Wills Eye Hospital in Philadelphia is allowing only urgent procedures during this time. Rules for entering the building have changed as well to include querying patients about fevers, respiratory and other symptoms, risk factors and temperature checks. Masks, hand sanitation and wristbands are also used for patients. Elevator buttons are wiped down by an attendant and patients are spread out in a waiting room with minimal staff.

Dr. Hannush’s practice went into lockdown on March 20. He expects to be closed at least through May 4, but he still sees urgent and emergency cases on a limited basis, one at a time, usually on Mondays or Thursdays. To limit the number of people in the office at any one time, Dr. Hannush rotates his staff. “I go in with my senior technician and one other employee, who uses their time to call patients, reschedule office visits and renew prescriptions,” he says. “Our bookkeeper comes in on a separate day, and our surgical scheduler comes in on another day. We’ve told our team that we’ll continue to pay their salaries as long as possible, and ask for two things in return: to stay at home and observe maximal social distancing and to make every effort, once we’re back, to make up for lost time.

Some practices have decided to take advantage of Medicare's advanced payment plan. (The Centers for Medicare and Medicaid Services recently expanded the current Accelerated and Advance Payment Program on a temporary basis to include a broader group of Medicare Part A providers and Part B suppliers in order to increase cash flow to those impacted by the coronavirus. CMS will provide accelerated payments up to a three-month period, based on prior billing history.1

“For patients we need to see, we’re allowing only one patient in the office at a time,” Dr. Hannush says. “The patient is interviewed by phone to make sure they have no upper respiratory symptoms or fever. When they arrive in the parking lot, they text or call our technician, who will either come out to get them from their car if they’re not able to walk by themselves, or open the front door for them. The patient is encouraged to arrive wearing a mask or face covering and is offered a hand sanitizer and gloves upon entry. They walk straight into the examination room—not the waiting room. The technician screens the patient, then I examine them.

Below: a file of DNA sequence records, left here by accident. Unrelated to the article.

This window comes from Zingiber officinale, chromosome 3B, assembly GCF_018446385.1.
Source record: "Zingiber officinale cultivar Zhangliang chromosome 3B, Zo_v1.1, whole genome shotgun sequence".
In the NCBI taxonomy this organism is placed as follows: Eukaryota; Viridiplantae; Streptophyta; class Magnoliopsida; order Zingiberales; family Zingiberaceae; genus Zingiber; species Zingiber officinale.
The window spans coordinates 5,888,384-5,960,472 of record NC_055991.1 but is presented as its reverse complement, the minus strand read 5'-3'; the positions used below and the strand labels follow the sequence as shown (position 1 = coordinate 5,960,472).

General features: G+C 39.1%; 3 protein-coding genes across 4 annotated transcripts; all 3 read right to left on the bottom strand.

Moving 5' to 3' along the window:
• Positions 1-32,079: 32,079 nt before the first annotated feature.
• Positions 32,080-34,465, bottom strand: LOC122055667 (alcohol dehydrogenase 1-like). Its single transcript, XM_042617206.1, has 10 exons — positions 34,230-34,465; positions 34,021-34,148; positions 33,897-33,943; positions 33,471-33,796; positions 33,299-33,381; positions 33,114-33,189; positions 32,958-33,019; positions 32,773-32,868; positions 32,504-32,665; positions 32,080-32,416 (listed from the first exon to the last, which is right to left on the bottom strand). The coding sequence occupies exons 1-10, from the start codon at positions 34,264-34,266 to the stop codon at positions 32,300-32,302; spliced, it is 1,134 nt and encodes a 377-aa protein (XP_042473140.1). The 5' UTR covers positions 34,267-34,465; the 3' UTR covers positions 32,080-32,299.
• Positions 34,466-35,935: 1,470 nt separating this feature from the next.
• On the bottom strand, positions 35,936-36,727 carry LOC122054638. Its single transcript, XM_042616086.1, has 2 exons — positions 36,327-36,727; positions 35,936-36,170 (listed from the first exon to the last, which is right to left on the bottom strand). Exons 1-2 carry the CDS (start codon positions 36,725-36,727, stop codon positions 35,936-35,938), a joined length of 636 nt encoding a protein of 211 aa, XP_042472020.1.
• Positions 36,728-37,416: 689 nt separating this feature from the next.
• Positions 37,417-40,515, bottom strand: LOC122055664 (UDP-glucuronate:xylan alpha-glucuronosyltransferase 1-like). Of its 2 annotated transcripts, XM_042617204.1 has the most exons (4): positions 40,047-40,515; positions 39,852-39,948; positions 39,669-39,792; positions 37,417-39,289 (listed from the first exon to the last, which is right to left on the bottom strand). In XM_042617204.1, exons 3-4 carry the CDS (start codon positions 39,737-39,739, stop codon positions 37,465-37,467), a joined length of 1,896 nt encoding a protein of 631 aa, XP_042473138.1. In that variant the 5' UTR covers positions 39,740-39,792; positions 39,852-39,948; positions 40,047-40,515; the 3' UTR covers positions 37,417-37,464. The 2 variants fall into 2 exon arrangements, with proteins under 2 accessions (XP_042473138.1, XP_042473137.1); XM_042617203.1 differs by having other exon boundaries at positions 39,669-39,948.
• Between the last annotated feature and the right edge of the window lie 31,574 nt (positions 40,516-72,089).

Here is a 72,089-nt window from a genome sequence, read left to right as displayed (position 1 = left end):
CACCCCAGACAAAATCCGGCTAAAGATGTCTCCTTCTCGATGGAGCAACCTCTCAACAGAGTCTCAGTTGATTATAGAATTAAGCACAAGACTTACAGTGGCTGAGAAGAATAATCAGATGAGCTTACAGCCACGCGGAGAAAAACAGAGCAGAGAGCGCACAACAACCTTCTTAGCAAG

“I wear an N-95 mask, gloves and use a slit lamp shield,” he says. “Hands are washed before and after each patient examination, and I have only minimal verbal communication with the patient. The equipment and surfaces, computer keyboard, phones, and such, are cleansed after each examination. We try to answer questions, give recommendations and complete the EMR note from another room.”

At the University of Chicago, providers and residents are split into teams. “We did this about a month ago to reduce the chance of knocking out a whole service if there’s an exposure or an infection,” says Dr. Colby.
“The next few months will really depend on how individual cities and regions are able to control their outbreaks,” Dr. Colby continues. “It sounds like New York has peaked. I’m concerned about New Orleans. We’re hopeful in Chicago—everything’s canceled and we’re sheltering in place through the end of the month, though I think it’s likely that the shelter-in-place order will extend into May. We’re in a situation where we reevaluate every day, so it’s almost impossible to say what the next two weeks will look like. I’m hopeful, and I think people who are more knowledgeable about the epidemiology believe we could start getting back to normal in June, but that could all change at a moment’s notice, if hospitals are suddenly overwhelmed.